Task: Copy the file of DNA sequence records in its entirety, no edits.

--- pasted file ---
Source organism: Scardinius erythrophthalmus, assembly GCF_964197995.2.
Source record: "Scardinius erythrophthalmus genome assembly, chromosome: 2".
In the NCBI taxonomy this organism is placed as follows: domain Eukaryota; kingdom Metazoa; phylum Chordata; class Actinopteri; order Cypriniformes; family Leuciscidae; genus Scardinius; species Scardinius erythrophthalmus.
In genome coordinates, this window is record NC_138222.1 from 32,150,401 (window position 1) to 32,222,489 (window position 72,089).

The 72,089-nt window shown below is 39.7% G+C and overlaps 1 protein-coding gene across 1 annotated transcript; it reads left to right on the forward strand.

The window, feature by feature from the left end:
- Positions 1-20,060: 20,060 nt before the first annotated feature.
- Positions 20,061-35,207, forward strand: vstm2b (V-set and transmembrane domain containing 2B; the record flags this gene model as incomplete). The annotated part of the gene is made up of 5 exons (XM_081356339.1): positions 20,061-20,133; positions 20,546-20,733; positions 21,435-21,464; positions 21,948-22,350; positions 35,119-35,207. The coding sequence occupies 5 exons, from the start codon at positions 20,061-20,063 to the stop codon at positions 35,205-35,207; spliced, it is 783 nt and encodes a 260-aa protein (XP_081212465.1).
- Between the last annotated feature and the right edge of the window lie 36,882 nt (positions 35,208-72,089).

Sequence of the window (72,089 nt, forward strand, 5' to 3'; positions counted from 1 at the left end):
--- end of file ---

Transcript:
Source organism: Scardinius erythrophthalmus, assembly GCF_964197995.2.
Source record: "Scardinius erythrophthalmus genome assembly, chromosome: 2".
In the NCBI taxonomy this organism is placed as follows: domain Eukaryota; kingdom Metazoa; phylum Chordata; class Actinopteri; order Cypriniformes; family Leuciscidae; genus Scardinius; species Scardinius erythrophthalmus.
In genome coordinates, this window is record NC_138222.1 from 32,150,401 (window position 1) to 32,222,489 (window position 72,089).

The 72,089-nt window shown below is 39.7% G+C and overlaps 1 protein-coding gene across 1 annotated transcript; it reads left to right on the forward strand.

The window, feature by feature from the left end:
- Positions 1-20,060: 20,060 nt before the first annotated feature.
- Positions 20,061-35,207, forward strand: vstm2b (V-set and transmembrane domain containing 2B; the record flags this gene model as incomplete). The annotated part of the gene is made up of 5 exons (XM_081356339.1): positions 20,061-20,133; positions 20,546-20,733; positions 21,435-21,464; positions 21,948-22,350; positions 35,119-35,207. The coding sequence occupies 5 exons, from the start codon at positions 20,061-20,063 to the stop codon at positions 35,205-35,207; spliced, it is 783 nt and encodes a 260-aa protein (XP_081212465.1).
- Between the last annotated feature and the right edge of the window lie 36,882 nt (positions 35,208-72,089).

Sequence of the window (72,089 nt, forward strand, 5' to 3'; positions counted from 1 at the left end):